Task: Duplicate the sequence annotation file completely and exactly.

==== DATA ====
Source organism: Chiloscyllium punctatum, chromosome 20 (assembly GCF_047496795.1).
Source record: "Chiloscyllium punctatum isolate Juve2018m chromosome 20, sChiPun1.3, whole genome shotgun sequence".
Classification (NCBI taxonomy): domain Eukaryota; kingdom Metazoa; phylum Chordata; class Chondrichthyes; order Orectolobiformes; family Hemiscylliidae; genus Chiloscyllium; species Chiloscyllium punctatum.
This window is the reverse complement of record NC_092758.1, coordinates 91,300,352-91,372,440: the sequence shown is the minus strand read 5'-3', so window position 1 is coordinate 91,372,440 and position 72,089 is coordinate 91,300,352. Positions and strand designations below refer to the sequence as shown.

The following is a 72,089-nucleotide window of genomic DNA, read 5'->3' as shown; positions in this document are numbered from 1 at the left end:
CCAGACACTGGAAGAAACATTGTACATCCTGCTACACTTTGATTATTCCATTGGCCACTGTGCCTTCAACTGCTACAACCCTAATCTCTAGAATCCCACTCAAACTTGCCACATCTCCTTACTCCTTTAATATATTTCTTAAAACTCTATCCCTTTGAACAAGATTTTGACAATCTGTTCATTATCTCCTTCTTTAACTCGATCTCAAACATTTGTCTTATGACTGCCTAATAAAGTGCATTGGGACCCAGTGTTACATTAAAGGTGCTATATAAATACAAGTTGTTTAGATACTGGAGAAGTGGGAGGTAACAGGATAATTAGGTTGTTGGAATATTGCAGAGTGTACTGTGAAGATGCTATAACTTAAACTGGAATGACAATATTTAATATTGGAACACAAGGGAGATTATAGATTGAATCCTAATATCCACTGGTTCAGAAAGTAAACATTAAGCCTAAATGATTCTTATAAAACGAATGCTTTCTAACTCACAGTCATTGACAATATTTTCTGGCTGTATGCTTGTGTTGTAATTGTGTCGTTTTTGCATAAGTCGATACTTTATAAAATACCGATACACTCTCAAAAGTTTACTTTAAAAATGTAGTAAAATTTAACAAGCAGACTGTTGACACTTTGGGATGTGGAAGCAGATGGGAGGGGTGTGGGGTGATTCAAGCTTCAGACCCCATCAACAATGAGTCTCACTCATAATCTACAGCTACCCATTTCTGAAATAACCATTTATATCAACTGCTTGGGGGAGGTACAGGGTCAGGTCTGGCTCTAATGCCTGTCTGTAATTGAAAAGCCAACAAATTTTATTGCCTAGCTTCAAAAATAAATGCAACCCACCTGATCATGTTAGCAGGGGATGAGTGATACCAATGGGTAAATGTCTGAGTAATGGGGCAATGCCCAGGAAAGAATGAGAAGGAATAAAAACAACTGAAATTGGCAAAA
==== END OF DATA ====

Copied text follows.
Source organism: Chiloscyllium punctatum, chromosome 20 (assembly GCF_047496795.1).
Source record: "Chiloscyllium punctatum isolate Juve2018m chromosome 20, sChiPun1.3, whole genome shotgun sequence".
Classification (NCBI taxonomy): domain Eukaryota; kingdom Metazoa; phylum Chordata; class Chondrichthyes; order Orectolobiformes; family Hemiscylliidae; genus Chiloscyllium; species Chiloscyllium punctatum.
This window is the reverse complement of record NC_092758.1, coordinates 91,300,352-91,372,440: the sequence shown is the minus strand read 5'-3', so window position 1 is coordinate 91,372,440 and position 72,089 is coordinate 91,300,352. Positions and strand designations below refer to the sequence as shown.

The following is a 72,089-nucleotide window of genomic DNA, read 5'->3' as shown; positions in this document are numbered from 1 at the left end:
CCAGACACTGGAAGAAACATTGTACATCCTGCTACACTTTGATTATTCCATTGGCCACTGTGCCTTCAACTGCTACAACCCTAATCTCTAGAATCCCACTCAAACTTGCCACATCTCCTTACTCCTTTAATATATTTCTTAAAACTCTATCCCTTTGAACAAGATTTTGACAATCTGTTCATTATCTCCTTCTTTAACTCGATCTCAAACATTTGTCTTATGACTGCCTAATAAAGTGCATTGGGACCCAGTGTTACATTAAAGGTGCTATATAAATACAAGTTGTTTAGATACTGGAGAAGTGGGAGGTAACAGGATAATTAGGTTGTTGGAATATTGCAGAGTGTACTGTGAAGATGCTATAACTTAAACTGGAATGACAATATTTAATATTGGAACACAAGGGAGATTATAGATTGAATCCTAATATCCACTGGTTCAGAAAGTAAACATTAAGCCTAAATGATTCTTATAAAACGAATGCTTTCTAACTCACAGTCATTGACAATATTTTCTGGCTGTATGCTTGTGTTGTAATTGTGTCGTTTTTGCATAAGTCGATACTTTATAAAATACCGATACACTCTCAAAAGTTTACTTTAAAAATGTAGTAAAATTTAACAAGCAGACTGTTGACACTTTGGGATGTGGAAGCAGATGGGAGGGGTGTGGGGTGATTCAAGCTTCAGACCCCATCAACAATGAGTCTCACTCATAATCTACAGCTACCCATTTCTGAAATAACCATTTATATCAACTGCTTGGGGGAGGTACAGGGTCAGGTCTGGCTCTAATGCCTGTCTGTAATTGAAAAGCCAACAAATTTTATTGCCTAGCTTCAAAAATAAATGCAACCCACCTGATCATGTTAGCAGGGGATGAGTGATACCAATGGGTAAATGTCTGAGTAATGGGGCAATGCCCAGGAAAGAATGAGAAGGAATAAAAACAACTGAAATTGGCAAAA